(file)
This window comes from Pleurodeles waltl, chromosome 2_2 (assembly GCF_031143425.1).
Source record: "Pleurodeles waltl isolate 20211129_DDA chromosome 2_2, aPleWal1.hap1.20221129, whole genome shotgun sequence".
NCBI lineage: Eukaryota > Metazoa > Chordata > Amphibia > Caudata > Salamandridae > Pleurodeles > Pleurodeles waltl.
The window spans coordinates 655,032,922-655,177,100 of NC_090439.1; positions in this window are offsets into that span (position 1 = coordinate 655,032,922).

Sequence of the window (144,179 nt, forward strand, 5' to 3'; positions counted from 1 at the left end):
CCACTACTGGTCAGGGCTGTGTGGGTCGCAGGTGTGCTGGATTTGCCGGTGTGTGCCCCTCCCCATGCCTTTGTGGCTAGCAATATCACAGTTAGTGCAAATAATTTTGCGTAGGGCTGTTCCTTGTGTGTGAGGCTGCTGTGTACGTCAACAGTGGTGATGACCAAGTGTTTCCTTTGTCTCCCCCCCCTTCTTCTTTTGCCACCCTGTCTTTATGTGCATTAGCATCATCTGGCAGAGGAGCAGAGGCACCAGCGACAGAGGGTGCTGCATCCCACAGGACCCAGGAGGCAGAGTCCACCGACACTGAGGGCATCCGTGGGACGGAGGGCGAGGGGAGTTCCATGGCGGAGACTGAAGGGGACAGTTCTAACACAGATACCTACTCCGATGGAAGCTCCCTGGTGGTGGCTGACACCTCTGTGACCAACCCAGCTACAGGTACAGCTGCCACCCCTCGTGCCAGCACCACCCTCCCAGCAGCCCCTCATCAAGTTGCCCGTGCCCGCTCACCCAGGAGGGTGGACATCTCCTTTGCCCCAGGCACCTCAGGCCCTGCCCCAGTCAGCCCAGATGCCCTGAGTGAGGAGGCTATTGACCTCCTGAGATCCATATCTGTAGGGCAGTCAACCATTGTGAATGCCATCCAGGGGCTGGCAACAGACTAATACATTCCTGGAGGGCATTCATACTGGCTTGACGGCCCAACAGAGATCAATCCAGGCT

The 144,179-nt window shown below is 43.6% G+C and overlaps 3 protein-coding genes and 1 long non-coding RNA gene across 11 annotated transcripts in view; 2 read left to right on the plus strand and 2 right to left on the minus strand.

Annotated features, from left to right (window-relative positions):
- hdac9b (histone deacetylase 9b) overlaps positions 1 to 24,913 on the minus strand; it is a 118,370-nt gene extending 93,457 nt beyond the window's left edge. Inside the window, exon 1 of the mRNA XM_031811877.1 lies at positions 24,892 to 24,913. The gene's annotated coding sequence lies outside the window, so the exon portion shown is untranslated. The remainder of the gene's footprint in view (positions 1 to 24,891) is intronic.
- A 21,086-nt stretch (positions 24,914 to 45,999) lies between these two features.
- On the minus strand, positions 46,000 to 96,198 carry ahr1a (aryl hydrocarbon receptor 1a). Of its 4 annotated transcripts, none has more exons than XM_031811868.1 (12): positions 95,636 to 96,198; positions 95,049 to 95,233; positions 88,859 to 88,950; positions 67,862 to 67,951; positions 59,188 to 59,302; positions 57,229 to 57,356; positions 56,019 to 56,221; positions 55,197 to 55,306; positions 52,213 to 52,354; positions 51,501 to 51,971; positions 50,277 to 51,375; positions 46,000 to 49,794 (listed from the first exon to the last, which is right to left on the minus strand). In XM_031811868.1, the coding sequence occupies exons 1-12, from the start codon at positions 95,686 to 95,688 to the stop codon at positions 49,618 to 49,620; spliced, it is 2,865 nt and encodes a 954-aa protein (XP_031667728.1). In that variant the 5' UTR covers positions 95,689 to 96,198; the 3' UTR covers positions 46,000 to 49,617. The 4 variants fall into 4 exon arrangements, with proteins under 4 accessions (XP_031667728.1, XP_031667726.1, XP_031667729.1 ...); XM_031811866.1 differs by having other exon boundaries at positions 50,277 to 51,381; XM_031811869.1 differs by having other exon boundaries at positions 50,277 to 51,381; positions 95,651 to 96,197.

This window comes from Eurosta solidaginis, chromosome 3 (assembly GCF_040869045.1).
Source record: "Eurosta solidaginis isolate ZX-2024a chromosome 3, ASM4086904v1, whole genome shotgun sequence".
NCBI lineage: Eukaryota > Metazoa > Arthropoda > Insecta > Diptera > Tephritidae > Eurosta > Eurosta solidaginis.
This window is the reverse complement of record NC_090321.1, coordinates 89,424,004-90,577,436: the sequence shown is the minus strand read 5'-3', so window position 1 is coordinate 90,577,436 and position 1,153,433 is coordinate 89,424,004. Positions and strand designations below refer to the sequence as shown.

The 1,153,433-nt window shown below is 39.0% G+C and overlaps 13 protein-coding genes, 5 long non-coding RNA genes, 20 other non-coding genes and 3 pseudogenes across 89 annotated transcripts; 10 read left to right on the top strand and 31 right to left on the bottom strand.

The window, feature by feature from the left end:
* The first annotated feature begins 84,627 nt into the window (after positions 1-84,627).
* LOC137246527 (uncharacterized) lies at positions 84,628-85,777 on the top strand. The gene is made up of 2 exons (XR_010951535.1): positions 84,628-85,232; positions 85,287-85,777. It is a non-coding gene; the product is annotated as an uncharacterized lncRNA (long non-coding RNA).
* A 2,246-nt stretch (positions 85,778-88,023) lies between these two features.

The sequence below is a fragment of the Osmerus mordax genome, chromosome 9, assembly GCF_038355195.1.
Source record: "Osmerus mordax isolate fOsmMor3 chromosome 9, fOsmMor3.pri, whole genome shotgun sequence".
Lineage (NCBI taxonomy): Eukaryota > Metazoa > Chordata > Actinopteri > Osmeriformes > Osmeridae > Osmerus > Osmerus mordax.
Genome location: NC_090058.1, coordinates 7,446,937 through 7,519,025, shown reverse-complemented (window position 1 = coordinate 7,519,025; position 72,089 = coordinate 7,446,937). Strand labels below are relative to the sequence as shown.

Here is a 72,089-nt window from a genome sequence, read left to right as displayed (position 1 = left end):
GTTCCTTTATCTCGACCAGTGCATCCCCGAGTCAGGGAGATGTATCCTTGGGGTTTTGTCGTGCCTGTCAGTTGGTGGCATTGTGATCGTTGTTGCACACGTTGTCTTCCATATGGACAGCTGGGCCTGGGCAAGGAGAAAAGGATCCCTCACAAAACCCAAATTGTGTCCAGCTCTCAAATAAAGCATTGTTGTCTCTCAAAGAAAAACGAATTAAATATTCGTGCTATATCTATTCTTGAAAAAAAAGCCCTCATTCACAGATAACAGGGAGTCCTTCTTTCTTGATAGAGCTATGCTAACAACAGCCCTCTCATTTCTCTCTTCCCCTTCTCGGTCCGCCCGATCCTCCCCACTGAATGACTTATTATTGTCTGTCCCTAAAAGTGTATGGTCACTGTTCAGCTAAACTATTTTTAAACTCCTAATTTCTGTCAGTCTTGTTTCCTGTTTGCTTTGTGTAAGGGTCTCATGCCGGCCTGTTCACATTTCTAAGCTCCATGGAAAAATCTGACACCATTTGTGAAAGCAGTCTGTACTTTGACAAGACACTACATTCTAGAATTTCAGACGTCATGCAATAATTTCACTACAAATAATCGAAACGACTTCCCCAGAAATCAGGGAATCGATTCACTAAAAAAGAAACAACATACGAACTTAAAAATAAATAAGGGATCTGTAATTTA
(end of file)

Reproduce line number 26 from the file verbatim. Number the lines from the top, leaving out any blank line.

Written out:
GTTCCTTTATCTCGACCAGTGCATCCCCGAGTCAGGGAGATGTATCCTTGGGGTTTTGTCGTGCCTGTCAGTTGGTGGCATTGTGATCGTTGTTGCACACGTTGTCTTCCATATGGACAGCTGGGCCTGGGCAAGGAGAAAAGGATCCCTCACAAAACCCAAATTGTGTCCAGCTCTCAAATAAAGCATTGTTGTCTCTCAAAGAAAAACGAATTAAATATTCGTGCTATATCTATTCTTGAAAAAAAAGCCCTCATTCACAGATAACAGGGAGTCCTTCTTTCTTGATAGAGCTATGCTAACAACAGCCCTCTCATTTCTCTCTTCCCCTTCTCGGTCCGCCCGATCCTCCCCACTGAATGACTTATTATTGTCTGTCCCTAAAAGTGTATGGTCACTGTTCAGCTAAACTATTTTTAAACTCCTAATTTCTGTCAGTCTTGTTTCCTGTTTGCTTTGTGTAAGGGTCTCATGCCGGCCTGTTCACATTTCTAAGCTCCATGGAAAAATCTGACACCATTTGTGAAAGCAGTCTGTACTTTGACAAGACACTACATTCTAGAATTTCAGACGTCATGCAATAATTTCACTACAAATAATCGAAACGACTTCCCCAGAAATCAGGGAATCGATTCACTAAAAAAGAAACAACATACGAACTTAAAAATAAATAAGGGATCTGTAATTTA